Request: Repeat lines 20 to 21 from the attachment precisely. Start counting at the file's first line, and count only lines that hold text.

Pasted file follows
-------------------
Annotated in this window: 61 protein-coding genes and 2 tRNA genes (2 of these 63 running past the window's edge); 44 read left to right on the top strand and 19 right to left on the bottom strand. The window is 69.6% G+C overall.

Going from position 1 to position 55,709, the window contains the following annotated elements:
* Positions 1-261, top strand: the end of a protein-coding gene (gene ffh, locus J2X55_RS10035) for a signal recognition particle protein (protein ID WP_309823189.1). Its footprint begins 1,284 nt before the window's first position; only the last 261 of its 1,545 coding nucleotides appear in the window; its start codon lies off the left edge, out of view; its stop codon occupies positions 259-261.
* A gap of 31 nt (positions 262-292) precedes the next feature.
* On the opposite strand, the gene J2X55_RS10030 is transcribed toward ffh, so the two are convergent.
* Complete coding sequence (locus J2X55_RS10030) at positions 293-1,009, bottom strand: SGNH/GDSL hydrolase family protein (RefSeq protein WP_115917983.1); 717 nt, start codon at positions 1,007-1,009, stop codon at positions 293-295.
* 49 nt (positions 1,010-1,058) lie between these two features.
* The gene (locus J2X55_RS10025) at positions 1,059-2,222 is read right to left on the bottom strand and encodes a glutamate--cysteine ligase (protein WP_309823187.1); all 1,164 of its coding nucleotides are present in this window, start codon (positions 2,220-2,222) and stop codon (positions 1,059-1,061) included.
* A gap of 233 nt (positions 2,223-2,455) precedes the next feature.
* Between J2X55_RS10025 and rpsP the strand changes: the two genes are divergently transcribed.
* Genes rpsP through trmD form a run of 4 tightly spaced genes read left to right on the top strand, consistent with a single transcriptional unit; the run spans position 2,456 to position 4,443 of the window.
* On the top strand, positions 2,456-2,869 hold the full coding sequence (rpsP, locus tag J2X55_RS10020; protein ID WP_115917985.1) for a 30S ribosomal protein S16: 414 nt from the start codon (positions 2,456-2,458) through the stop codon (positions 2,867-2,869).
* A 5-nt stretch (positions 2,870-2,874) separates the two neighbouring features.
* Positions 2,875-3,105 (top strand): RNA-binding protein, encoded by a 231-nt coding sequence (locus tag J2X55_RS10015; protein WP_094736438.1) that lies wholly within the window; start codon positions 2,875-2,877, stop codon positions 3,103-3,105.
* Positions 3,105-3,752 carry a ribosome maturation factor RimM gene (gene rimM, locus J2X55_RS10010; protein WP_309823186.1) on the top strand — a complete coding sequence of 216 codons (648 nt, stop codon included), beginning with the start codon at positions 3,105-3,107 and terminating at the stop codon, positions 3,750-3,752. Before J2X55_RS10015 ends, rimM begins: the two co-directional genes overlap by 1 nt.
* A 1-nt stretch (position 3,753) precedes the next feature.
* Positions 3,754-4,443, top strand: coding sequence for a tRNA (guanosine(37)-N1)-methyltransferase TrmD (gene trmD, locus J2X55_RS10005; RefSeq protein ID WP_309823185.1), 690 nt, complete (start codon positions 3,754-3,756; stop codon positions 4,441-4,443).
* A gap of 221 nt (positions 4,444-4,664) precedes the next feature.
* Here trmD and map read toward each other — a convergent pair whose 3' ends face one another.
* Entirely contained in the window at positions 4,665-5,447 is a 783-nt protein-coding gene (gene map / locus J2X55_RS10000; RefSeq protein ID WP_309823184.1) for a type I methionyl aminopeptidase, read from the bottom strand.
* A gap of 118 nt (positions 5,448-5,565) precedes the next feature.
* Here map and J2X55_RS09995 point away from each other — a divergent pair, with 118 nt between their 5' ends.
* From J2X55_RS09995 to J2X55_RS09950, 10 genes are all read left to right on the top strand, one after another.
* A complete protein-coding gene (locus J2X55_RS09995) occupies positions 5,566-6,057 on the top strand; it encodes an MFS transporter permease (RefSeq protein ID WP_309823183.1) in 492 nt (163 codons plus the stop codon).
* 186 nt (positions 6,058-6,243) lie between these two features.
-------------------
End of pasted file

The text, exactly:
* Entirely contained in the window at positions 4,665-5,447 is a 783-nt protein-coding gene (gene map / locus J2X55_RS10000; RefSeq protein ID WP_309823184.1) for a type I methionyl aminopeptidase, read from the bottom strand.
* A gap of 118 nt (positions 5,448-5,565) precedes the next feature.